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Don’t Hit the Brakes on Uninsured Motorist Coverage

Feb. 21, 2017
Auto Insurance, Insurance
Don't Hit the Brakes on Uninsured Motorists Coverage
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By Scott W. Johnson

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Almost all states require drivers to carry a minimum amount of auto insurance. Unfortunately, many drivers ignore this law. For example, 25.9% of drivers in Oklahoma are uninsured, according to 2012 data from the Insurance Information Institute.

This is the highest rate in the nation, but every other state also has a significant percentage of uninsured drivers.

Of course, these drivers aren’t only flouting the law; they’re also jeopardizing your financial future. When a driver without auto insurance hits your car, you might be on the hook for your own medical bills and repair costs.

These economic consequences can come not only from uninsured motorists, but underinsured ones as well. With some state minimums as low as just $10,000 in personal injury coverage, a huge percentage of Americans are driving around without nearly enough liability insurance.

That’s why it’s a good idea to carry uninsured and underinsured motorist coverage. These pay your medical bills — and sometimes your property damage costs — if the person at fault in your car accident doesn’t carry automobile liability insurance or doesn’t carry enough.

Insuring against financial catastrophe

For an idea of how costly it can be to get in an accident with an uninsured motorist, just imagine the cost of even short hospital stays. Don’t forget to factor in ambulance costs, emergency room care, missed work, specialized rehabilitative care, physical therapy, and potentially even at-home skilled nursing care. Even if you’re in an accident with someone who has minimum coverage, $10,000 won’t go very far toward meeting your needs.

Many people assume that their health insurance will pay all medical bills arising from an auto accident. This may or may not be the case. Even when your health insurance does cover all your medical costs, it typically won’t pay for time off work, long-term care or cosmetic surgery — not to mention that you’ll still owe deductibles and copays.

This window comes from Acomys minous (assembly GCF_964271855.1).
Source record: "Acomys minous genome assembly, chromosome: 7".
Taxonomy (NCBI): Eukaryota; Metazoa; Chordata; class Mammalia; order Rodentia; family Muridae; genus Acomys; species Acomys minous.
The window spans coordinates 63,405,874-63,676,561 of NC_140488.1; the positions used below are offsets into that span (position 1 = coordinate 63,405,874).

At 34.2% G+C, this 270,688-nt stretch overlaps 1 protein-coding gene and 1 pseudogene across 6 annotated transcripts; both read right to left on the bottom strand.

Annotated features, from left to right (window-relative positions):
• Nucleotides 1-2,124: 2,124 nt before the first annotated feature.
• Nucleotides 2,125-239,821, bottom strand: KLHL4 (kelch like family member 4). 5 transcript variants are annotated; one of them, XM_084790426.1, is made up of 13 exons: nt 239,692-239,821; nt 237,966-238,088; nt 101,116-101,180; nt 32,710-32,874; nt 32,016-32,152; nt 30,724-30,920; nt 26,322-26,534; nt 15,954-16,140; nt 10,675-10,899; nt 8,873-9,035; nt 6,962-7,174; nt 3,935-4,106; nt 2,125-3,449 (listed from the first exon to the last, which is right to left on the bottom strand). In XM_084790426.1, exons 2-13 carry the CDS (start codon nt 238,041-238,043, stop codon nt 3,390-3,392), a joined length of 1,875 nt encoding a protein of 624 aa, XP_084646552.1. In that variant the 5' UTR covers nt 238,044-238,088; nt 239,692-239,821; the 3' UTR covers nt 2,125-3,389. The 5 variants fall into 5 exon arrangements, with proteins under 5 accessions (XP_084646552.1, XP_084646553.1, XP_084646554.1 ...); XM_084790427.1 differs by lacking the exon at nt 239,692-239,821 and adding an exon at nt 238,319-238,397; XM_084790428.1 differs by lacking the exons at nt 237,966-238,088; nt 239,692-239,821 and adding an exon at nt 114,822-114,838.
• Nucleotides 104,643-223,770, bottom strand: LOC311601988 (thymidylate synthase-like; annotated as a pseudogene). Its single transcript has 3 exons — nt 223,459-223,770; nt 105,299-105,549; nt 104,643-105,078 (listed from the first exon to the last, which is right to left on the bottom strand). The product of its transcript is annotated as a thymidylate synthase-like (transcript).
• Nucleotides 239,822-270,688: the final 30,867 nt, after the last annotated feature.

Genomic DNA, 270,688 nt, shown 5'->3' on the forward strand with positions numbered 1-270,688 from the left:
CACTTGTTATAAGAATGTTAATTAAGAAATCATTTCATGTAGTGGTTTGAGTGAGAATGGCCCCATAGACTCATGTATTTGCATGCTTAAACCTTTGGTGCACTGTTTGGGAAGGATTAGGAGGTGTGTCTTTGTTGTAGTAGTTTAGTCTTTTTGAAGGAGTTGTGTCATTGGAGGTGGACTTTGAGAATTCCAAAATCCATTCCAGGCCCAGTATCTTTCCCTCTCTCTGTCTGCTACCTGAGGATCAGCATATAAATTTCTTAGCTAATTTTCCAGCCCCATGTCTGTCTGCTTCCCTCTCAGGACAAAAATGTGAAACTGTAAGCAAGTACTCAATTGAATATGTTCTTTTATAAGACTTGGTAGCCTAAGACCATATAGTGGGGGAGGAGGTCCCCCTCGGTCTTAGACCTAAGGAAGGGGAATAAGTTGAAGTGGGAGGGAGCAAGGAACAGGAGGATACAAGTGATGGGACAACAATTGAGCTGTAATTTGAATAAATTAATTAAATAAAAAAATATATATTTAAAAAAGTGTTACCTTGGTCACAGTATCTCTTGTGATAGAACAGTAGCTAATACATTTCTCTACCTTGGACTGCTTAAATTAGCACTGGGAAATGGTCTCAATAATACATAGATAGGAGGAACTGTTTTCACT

Uninsured motorist insurance also kicks in when the at-fault driver leaves the scene of an accident. Both can work either in place of or in tandem with your health insurance and can help pay for days off of work or long-term specialized care.

Of course, you can always sue the person who caused your accident — but people who don’t have or can’t afford auto insurance often have no assets and couldn’t pay a verdict.

How much to purchase

I generally suggest clients purchase as much uninsured and underinsured motorist coverage as they have in general liability insurance. After all, if you have $100,000/$300,000 in general liability and only $50,000/$100,000 in uninsured or underinsured motorist coverage, you’re purchasing more insurance for others than for yourself. That might appear to be very nice, but is it practical?

» MORE: How much car insurance do I need?

Every state has its own rules and regulations around these policies, as with all insurance. According to the Insurance Information Institute, about 20 states require some version of the two; the rest don’t. But just because your state doesn’t require them doesn’t mean that you do not need it. Uninsured and underinsured motorist coverage can help you avoid potentially catastrophic situations.

Scott W. Johnson is an insurance agent and manager at Marindependent Insurance Services.